Myth 4: Montessori classrooms are too structured.
On the contrary, in the Montessori classroom, children are allowed to move freely about to access all the learning materials they need. Additionally, for children, play and “work” are often the same thing. In other words, when children engage with the Montessori learning materials, they are indeed learning but it feels like play to them. For example, think of how your own child can joyfully while away the hours manipulating and arranging objects like toys or blocks. The two experiences are similar, but in the Montessori environment, the student is actually working toward mastery of skills and subjects. Montessori students are allowed to work with specific learning materials for as long as they desire, and the fact that they will until they feel they have mastered it is testimony to the power of the method. Children in Montessori choose to work toward mastery and are internally motivated by a natural love of learning.  

Myth 5: Montessori is an outdated method that peaked in the Sixties.
An education based on the observation of children, and on your child in particular, is hard to outdate. Everyone knows the approximate ages children begin to walk, to talk, to lose teeth, even to learn to read. Fads in education come and go because they are not based on observation of children. Often they’re not even based on child development.  The Montessori Method, on the other hand, represents a solid body of observation of child development that has been successfully employed internationally for over a hundred years. Montessori methodology is closer to a true scientific method of instruction than any other educational program in the world today.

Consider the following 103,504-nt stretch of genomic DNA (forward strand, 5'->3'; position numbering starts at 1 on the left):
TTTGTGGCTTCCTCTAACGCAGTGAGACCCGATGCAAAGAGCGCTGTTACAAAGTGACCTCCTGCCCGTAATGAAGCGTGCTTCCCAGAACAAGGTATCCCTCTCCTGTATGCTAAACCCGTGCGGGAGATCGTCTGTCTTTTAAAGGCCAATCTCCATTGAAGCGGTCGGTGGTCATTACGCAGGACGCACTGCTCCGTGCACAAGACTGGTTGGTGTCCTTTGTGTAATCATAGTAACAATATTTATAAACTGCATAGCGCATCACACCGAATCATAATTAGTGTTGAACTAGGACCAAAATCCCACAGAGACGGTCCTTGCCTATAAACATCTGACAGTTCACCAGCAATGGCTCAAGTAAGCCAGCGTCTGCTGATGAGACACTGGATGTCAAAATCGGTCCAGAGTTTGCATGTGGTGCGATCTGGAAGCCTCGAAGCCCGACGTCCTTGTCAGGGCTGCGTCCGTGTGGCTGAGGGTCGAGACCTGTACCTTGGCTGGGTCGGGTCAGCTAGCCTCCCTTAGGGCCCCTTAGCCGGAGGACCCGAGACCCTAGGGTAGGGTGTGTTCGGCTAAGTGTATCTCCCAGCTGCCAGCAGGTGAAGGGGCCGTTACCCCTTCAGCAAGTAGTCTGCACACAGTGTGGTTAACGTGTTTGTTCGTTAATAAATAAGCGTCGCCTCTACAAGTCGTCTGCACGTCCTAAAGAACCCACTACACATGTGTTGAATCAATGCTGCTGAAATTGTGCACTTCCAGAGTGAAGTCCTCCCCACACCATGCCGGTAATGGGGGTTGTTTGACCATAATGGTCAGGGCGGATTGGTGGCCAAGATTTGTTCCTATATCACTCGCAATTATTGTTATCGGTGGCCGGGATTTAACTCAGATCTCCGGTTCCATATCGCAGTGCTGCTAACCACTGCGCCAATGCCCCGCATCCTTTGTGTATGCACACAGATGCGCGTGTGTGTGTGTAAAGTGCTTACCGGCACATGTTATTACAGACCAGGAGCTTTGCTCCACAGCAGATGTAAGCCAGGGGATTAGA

Myth 6: The Montessori method is really just some special materials.
Montessori materials are specifically designed to develop the child's powers and means of observation through the senses. The development of the senses precedes intellectual activity, and Montessori educators understand how to use the materials to facilitate this development. When the senses are finely developed, the child teaches himself. Experience has shown that the child will discard the materials and work without them when the senses are adequately developed.

Myth 7: Montessori does not permit social development.
The respect the teacher shows each child is a model for children to follow in learning to respect each other. Young children interact with each other and with the adults, gradually becoming more giving and more sensitive to others. The two to three year age span within each class causes the learning of younger children from older ones to be a natural occurrence. Montessori respects the child and the child.s need, from time to time, for privacy. Areas and activities in the classroom provide for solitude, as well as, interaction with peers. Older children often tutor and assist the younger children and children may work together or by themselves as they choose.
Myth #8: Montessori teachers are strict and overly concerned with academics